A video game is more than just the sum of all of its pieces. A game contains a unique synergy in that after it is finished, it becomes more unique. Creating this distinct ‘synergy’ involves excellent computer skills, technical knowledge, and also a sense of art & design. It is almost like having the brains of Albert Einstein and Leonardo da Vinci combined into one! Game development usually takes on several processes, namely:
Generating a unique game design idea
Creating storyboards and sketches of the entire game world, characters and action
Listing details of the game
Combining concepts together in a unique ‘design document’ (similar to a movie script) that describes what the game is all about
Here are several basic tips that you should remember when developing your game’s blueprint:
The game should be something very easy to learn but hard to master. Try to come up with a game idea that is simple yet deep.
The game should be intuitive, fun, fair and accessible. In a nutshell, a game’s subject-matter should be something that your target audience already knows and loves to do, or is maybe something ‘worth trying’ as soon as it gets released in the market. If a game appears to be too unknown and weird to the public after getting a thirty second preview, then it is already considered ‘inaccessible’– it is something beyond the audience’s reach and therefore people will not purchase it.
The game’s user interface should be similar to standard usage. Online gaming players have already adopted their own form of standard language when it comes to controls. Don’t let the players use their left index finger for the character to jump when everyone else uses the A or B button.
Create equilibrium between control and user friendliness. If you give players more control, the more complicated their burden becomes. Always remember to keep ideas, concepts, themes simple.
Clearly differentiate video games from computer games. Video games are those typically played in a den or in the living room by players who would prefer more action rather than intellect or emotion. Computer games are usually played in a home office or office, usually by more mature, intellectual, and older players. Always remember to keep your target audience in mind.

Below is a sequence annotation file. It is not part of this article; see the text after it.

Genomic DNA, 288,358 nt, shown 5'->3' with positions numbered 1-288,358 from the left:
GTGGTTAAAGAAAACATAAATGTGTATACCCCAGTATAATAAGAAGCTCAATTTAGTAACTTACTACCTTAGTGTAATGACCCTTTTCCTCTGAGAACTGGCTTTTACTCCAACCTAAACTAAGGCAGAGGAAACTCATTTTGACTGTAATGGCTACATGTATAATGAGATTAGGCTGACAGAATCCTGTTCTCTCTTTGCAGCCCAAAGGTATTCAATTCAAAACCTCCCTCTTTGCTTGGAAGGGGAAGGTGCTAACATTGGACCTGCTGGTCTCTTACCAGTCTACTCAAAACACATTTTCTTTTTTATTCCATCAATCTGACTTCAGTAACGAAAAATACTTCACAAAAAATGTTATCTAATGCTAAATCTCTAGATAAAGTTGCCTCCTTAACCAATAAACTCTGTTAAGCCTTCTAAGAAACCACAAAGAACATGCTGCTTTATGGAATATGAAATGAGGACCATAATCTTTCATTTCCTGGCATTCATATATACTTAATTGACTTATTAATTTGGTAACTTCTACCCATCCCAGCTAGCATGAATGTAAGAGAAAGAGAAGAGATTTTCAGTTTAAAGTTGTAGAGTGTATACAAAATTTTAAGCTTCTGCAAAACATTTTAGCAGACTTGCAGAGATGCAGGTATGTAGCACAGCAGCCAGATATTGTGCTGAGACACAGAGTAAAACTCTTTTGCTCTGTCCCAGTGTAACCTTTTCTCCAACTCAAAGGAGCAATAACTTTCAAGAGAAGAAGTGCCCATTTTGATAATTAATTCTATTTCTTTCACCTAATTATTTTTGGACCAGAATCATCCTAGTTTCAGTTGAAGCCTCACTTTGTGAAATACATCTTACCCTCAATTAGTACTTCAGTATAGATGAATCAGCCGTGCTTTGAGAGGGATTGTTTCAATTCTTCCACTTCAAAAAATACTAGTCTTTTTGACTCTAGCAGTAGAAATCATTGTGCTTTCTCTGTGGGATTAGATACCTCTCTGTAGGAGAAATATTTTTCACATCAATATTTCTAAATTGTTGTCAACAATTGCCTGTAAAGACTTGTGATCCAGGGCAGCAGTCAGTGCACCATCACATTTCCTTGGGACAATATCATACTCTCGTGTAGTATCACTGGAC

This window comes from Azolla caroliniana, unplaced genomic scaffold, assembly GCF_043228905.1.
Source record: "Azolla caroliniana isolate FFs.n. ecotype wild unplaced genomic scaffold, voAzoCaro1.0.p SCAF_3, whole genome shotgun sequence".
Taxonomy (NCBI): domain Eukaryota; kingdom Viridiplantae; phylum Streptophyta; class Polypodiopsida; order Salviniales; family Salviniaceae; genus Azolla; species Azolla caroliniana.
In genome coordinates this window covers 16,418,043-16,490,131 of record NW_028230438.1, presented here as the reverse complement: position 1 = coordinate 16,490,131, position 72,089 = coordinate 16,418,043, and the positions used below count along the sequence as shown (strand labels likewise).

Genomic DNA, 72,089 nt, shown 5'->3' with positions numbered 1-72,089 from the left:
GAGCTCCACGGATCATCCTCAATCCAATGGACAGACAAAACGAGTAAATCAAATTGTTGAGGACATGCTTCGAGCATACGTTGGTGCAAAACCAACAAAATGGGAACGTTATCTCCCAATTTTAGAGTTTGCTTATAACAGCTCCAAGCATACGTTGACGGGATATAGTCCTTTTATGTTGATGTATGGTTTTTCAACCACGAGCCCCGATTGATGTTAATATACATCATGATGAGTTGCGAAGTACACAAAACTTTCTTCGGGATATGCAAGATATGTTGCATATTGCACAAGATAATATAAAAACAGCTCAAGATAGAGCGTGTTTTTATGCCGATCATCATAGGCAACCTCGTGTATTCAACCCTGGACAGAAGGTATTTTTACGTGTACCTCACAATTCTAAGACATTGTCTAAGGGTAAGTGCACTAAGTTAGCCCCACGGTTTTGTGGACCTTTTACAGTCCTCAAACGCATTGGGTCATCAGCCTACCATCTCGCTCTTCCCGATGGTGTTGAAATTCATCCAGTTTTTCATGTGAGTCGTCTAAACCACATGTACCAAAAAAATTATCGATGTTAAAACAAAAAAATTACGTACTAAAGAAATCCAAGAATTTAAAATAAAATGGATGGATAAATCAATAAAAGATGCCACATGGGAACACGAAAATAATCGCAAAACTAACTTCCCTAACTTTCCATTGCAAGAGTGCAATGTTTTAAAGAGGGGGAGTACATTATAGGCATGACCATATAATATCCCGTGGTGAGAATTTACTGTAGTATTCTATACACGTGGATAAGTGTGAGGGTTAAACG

It would be better to do two things excellently rather than ten things poorly. Simple game designs are better compared to the complex ones, and game quality should never be compromised.
Pictures will always be worth thousands of words. Chart, diagrams, illustrations, and tables are very illustrative and helpful. Keep those prose brief and concise and do not leave anything unexplained.
Hire a professional game tester. Get someone who has played numerous games on different platforms, handheld devices, and consoles. Closely consider their comments, criticisms and recommendations. Redesign your game as necessary so that you won’t be humiliated for a sub-par and mediocre video game.
Create a catchy one sentence description for your new game. Make sure you develop a brief statement that highlights the game’s essence and other key features.
Gina Kraft wrote the article for Game Shastra. Gina is a supporter of Game Shastra specially, their game design, game programming, and game development areas.
Article Source: http://EzineArticles.com/expert/Gina_Kraft/750034